This excerpt brings back all of the memories of trying so hard to stay positive. It was devastating for me to lose my hair. The taxoteres were extremely difficult for me and caused me a lot of pain. The radiation was exhausting and caused burns on my chest and neck. The “good old” tamoxafin caused me to gain fifteen pounds in three months and the lupron put me into immediate menopause. As far as the pregnancy thing goes, that was probably the hardest. I had planned on having three children and so, to be told by my doctor that it would be dangerous for me, when we finally did talk, was especially hard.

And, at this time, I had not even had the reconstructive surgery that almost killed me, or any of the twelve or so surgeries (I’ve lost count) that were required to heal me from that disaster.

So, as this day approached, I thought that it would be a day that was celebratory. The painful truth is, though, that like anything else having to do with this disease, what you expect is not always what you get.

Instead of feeling that way, I am feeling uneasy, sad, and melancholy. And, that makes me feel guilty. That makes me feel ungrateful. I know that the further away I am from the initial diagnosis, the less the chances are that I will have a recurrence. I know that everything I wished for with regard to being here to see the kids hit their milestones has come true. I know that I could be dead, let’s face it, and I am still here.

I also know that my entire thirties was spent dealing with disease, and surgeries, and loss. I know that I will never, ever, no matter how far from the diagnosis I am, feel completely at ease again. I will never lie down at night completely at peace. There will always be a small part of me that worries that there is something going on in my body that I am unaware of. That could take me out. That could take a mother away from my kids, a wife away from my husband, a sister away from her sisters, a daughter away from her parents.

My physical pain is also a daily reminder of what I have gone through. No matter how I try, I always mourn a little for the physical parts of me that were lost, or changed, forever.

And so, here I sit on the very day ten years ago that my life was changed. And, while it is true that I have not been feeling celebratory, as I expected, I am glad I made this entry.

I did it because I thought it was serve the very purpose that it is serving. By sharing this all with you, I am starting to feel lighter. And, I am remembering some very important things.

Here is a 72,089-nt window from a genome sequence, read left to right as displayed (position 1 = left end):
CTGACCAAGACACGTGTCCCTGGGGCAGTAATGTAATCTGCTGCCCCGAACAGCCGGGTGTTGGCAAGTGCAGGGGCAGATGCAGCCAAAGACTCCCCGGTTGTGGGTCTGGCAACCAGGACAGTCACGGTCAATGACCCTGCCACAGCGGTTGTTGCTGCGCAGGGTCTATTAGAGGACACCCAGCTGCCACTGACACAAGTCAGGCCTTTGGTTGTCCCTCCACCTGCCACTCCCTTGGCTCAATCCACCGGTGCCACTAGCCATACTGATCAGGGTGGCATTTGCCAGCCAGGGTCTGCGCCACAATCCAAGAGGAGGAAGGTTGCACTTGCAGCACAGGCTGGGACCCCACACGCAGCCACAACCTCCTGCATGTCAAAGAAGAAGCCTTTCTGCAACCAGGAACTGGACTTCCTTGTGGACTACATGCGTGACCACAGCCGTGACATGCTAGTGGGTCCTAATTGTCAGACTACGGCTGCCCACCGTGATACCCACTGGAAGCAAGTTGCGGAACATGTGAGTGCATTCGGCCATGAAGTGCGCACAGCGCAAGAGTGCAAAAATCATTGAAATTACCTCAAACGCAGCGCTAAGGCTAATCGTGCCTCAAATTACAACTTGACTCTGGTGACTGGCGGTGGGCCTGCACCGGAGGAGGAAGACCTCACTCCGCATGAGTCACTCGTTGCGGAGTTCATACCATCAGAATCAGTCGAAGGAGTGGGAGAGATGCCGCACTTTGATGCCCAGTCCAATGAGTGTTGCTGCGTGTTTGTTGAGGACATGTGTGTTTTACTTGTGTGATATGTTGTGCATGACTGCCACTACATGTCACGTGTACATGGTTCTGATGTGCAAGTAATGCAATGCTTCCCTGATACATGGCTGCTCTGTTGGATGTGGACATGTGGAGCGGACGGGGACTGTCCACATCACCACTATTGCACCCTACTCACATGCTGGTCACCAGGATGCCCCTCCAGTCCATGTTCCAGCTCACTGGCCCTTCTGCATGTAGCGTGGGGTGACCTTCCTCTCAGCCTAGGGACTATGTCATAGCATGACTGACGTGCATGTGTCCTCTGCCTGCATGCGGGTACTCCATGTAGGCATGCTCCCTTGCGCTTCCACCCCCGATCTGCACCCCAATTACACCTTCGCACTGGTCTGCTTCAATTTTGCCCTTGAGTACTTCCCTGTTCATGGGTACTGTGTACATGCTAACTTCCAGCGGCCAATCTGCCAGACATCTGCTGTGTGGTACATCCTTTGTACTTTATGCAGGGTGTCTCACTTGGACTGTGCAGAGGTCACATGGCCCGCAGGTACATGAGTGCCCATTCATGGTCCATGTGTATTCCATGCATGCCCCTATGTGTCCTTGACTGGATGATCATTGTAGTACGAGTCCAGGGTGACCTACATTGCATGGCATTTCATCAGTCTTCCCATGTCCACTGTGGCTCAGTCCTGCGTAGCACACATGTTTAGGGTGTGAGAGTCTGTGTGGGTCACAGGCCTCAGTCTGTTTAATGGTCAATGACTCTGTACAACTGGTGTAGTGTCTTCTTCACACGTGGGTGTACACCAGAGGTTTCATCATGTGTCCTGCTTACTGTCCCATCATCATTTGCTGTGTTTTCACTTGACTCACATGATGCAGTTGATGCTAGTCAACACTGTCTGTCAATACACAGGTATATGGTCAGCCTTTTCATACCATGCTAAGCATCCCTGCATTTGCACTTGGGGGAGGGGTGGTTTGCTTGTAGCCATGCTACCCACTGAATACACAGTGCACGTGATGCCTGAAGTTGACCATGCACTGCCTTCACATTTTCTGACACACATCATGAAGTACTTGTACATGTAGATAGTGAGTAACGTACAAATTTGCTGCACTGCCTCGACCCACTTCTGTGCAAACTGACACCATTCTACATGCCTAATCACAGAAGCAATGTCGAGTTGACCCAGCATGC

I also grew a successful business in my thirties. I am partially responsible for employing twenty or so employees, supplying them with health benefits and a nice place to go and make a living every day.

I watched my children go from babies to little people in my thirties. Wonderful people who surprise and delight me every single day.  At least, when they are not driving me crazy. I don’t take them for granted.

I have gone on vacations, thrown parties, opened my house to family and friends. I have an awesome Mustang and a beautiful new pool. I believe in spending the money I earn and in not putting off experiences because it’s “not the right time”.

I have been there for other people going through cancer and have tried to counsel them the best I could. I have tried to give them hope and support and just be a shoulder to cry on. I did this despite it bringing up painful memories for me. I did it with my full heart.

I am tougher than I ever knew I was and my heart is bigger than I ever knew it was.

I have laughed more than I have cried, I have gained more than I have lost. I have loved more than I have hated and I have appreciated more than I have resented. I have learned that life is hard but, I have continued in my belief that it is worth it.

And so, my friends, I am now feeling a little more like celebrating. Who knows? Maybe in ten years from now I will read this and think that I was naïve and in denial But, bottom line is, I truly believe that my ability to turn my negative thoughts into positive ones is what got me this far – along with the love of my family and friends (a big thank you to you all) and a huge dose of faith.

I am wishing myself a Happy Survivor Birthday. Ten Years. I bet you know what my Birthday wish is!